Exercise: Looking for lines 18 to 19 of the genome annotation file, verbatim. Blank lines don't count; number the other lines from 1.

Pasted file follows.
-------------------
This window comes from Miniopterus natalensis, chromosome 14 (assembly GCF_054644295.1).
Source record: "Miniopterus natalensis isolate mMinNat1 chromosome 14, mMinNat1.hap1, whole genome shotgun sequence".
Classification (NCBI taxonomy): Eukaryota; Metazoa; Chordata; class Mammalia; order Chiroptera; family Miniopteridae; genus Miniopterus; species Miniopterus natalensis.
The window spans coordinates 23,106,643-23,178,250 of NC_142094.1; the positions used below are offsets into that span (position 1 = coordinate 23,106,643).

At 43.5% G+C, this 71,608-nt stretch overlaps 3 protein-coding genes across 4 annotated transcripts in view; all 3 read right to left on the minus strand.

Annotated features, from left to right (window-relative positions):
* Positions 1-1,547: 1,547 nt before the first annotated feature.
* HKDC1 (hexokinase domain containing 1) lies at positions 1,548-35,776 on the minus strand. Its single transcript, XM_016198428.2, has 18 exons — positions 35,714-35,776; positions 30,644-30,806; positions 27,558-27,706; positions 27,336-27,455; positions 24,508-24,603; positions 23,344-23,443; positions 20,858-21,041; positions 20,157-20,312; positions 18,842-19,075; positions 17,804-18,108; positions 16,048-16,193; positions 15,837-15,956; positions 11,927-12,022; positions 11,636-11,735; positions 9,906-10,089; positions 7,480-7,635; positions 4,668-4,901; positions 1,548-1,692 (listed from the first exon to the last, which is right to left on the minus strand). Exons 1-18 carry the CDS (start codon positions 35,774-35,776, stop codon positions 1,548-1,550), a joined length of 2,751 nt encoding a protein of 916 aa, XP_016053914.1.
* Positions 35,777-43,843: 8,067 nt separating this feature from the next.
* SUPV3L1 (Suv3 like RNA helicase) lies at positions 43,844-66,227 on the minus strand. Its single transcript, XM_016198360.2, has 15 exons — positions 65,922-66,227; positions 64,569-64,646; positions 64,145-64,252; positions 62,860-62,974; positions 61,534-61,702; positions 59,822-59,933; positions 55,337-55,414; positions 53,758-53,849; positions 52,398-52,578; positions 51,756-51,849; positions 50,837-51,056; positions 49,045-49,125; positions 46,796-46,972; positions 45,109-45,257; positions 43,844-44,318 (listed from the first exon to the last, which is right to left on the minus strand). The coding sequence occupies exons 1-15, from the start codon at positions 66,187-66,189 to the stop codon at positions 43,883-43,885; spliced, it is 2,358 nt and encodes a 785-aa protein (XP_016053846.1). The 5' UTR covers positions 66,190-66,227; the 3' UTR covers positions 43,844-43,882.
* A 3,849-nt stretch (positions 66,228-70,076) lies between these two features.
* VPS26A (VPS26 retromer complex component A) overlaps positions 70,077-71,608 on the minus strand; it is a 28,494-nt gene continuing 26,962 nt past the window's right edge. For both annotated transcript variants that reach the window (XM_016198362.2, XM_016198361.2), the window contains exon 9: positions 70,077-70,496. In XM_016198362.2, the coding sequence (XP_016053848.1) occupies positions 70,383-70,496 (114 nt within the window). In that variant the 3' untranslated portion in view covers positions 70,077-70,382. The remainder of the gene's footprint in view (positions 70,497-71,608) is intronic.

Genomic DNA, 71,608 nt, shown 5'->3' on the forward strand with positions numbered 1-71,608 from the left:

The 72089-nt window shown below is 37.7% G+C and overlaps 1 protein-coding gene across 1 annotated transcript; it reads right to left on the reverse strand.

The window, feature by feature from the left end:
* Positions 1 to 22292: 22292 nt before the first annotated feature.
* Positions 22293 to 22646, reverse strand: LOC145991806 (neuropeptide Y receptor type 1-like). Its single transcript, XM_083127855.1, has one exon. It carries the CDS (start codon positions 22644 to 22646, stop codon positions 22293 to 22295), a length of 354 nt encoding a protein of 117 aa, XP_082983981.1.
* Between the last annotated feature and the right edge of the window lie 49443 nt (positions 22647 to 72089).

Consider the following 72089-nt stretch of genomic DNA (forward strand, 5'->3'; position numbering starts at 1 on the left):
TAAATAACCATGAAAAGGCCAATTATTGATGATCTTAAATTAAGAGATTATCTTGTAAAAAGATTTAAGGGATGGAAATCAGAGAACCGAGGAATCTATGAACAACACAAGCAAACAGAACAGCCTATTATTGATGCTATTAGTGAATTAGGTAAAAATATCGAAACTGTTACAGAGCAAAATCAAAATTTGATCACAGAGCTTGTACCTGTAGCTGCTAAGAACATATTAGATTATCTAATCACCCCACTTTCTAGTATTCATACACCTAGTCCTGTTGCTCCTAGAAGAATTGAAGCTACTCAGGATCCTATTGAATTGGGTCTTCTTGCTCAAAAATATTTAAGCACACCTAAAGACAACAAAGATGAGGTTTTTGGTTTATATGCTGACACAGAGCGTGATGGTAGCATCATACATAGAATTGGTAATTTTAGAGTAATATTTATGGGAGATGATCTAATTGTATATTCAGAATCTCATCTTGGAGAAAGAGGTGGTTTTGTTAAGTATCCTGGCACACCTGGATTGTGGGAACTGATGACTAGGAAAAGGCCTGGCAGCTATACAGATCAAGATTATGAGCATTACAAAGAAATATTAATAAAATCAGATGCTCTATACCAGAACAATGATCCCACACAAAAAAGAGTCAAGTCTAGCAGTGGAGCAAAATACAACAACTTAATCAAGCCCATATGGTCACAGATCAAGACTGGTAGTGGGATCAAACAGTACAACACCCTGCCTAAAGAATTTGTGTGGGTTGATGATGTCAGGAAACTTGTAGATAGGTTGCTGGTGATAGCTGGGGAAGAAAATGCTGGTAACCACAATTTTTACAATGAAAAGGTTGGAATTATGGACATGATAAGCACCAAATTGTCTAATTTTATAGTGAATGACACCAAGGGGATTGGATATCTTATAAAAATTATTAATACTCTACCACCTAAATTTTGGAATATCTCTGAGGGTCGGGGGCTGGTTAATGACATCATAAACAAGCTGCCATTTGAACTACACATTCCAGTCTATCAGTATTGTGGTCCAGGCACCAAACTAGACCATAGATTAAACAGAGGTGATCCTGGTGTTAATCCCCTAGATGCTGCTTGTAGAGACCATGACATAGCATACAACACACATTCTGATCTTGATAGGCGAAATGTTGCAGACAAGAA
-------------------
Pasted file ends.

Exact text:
* Between the last annotated feature and the right edge of the window lie 49443 nt (positions 22647 to 72089).

Consider the following 72089-nt stretch of genomic DNA (forward strand, 5'->3'; position numbering starts at 1 on the left):